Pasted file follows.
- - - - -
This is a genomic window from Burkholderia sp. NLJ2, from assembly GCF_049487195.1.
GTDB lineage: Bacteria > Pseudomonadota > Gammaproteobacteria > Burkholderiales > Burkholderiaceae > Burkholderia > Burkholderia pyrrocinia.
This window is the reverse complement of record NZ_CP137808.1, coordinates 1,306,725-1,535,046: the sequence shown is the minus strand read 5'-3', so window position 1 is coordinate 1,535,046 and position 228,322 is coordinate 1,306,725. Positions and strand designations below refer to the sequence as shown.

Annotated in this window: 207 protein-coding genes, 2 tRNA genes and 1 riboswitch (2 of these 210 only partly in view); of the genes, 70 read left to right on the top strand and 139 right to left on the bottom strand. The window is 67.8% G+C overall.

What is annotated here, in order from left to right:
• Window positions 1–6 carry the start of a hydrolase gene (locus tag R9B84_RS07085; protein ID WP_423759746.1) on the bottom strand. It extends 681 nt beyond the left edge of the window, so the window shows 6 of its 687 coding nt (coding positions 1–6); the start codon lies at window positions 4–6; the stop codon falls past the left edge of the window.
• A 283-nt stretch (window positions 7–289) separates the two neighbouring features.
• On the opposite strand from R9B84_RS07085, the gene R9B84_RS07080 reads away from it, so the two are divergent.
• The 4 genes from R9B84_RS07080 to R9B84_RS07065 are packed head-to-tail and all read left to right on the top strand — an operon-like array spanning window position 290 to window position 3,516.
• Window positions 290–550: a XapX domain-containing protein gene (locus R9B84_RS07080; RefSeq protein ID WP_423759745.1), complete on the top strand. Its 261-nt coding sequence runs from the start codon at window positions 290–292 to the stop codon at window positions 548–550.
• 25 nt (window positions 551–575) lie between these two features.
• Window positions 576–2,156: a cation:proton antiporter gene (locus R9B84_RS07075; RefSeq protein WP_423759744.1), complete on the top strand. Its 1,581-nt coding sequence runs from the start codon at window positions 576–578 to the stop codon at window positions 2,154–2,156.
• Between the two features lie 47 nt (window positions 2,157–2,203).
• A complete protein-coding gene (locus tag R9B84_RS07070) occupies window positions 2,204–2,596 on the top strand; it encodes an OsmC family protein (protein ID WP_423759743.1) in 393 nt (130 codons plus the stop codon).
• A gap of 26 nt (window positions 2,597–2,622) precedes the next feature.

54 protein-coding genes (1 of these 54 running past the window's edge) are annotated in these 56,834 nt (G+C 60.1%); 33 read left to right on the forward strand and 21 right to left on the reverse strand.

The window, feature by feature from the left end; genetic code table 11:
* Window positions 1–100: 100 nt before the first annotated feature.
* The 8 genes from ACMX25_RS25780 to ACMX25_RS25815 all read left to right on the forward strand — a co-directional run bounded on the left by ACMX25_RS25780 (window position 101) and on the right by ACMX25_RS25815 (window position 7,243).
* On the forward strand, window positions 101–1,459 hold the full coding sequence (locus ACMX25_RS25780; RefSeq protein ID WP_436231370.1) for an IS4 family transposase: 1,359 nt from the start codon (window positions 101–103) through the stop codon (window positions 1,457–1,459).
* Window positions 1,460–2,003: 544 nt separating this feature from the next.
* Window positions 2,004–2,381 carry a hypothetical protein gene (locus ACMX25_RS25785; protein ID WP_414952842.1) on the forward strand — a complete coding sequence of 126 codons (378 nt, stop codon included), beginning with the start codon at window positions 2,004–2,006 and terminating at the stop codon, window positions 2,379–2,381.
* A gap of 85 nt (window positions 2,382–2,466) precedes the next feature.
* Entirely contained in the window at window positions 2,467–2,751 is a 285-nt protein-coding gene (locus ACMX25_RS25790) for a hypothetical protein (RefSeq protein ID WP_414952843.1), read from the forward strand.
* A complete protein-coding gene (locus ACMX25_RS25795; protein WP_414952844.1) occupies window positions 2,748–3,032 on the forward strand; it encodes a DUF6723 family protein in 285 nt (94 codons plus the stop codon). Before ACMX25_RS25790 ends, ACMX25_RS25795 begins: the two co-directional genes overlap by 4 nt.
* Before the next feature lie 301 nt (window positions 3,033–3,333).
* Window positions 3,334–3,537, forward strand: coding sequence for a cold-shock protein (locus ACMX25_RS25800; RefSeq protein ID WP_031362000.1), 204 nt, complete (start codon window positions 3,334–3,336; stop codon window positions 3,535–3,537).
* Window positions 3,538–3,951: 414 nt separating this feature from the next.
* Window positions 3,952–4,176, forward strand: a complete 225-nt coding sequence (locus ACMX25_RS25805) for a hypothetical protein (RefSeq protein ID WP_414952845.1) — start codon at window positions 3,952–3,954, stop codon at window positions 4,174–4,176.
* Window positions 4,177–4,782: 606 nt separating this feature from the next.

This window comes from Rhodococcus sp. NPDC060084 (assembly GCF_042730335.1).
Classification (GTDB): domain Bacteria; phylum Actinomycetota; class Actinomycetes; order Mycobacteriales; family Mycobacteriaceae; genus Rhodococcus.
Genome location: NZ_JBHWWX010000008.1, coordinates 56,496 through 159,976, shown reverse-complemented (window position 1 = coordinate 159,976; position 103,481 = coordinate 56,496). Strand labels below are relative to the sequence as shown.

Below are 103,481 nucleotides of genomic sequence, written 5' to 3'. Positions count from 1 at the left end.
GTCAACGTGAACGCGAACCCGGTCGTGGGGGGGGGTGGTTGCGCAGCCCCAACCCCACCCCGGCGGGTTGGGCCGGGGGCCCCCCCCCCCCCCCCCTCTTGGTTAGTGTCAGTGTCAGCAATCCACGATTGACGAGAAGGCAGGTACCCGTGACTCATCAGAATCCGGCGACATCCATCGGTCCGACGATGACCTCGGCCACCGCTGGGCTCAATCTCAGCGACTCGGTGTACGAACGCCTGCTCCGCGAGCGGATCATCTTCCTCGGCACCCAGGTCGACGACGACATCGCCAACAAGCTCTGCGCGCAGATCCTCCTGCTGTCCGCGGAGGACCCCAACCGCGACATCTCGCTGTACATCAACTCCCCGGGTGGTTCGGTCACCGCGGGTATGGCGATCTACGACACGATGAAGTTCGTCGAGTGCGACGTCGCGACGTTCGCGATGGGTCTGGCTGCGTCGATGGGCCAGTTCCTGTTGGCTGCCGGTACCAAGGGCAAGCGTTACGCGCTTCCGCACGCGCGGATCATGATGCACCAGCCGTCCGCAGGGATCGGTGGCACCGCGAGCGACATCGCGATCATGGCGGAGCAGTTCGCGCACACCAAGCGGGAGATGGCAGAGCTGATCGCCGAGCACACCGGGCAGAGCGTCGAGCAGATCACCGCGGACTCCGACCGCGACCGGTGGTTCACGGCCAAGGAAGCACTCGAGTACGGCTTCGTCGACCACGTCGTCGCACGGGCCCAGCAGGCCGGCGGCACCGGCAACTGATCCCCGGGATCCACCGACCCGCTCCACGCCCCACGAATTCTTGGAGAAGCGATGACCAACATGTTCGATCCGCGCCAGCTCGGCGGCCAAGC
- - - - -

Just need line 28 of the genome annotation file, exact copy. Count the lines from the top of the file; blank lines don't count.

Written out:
* Window positions 3,538–3,951: 414 nt separating this feature from the next.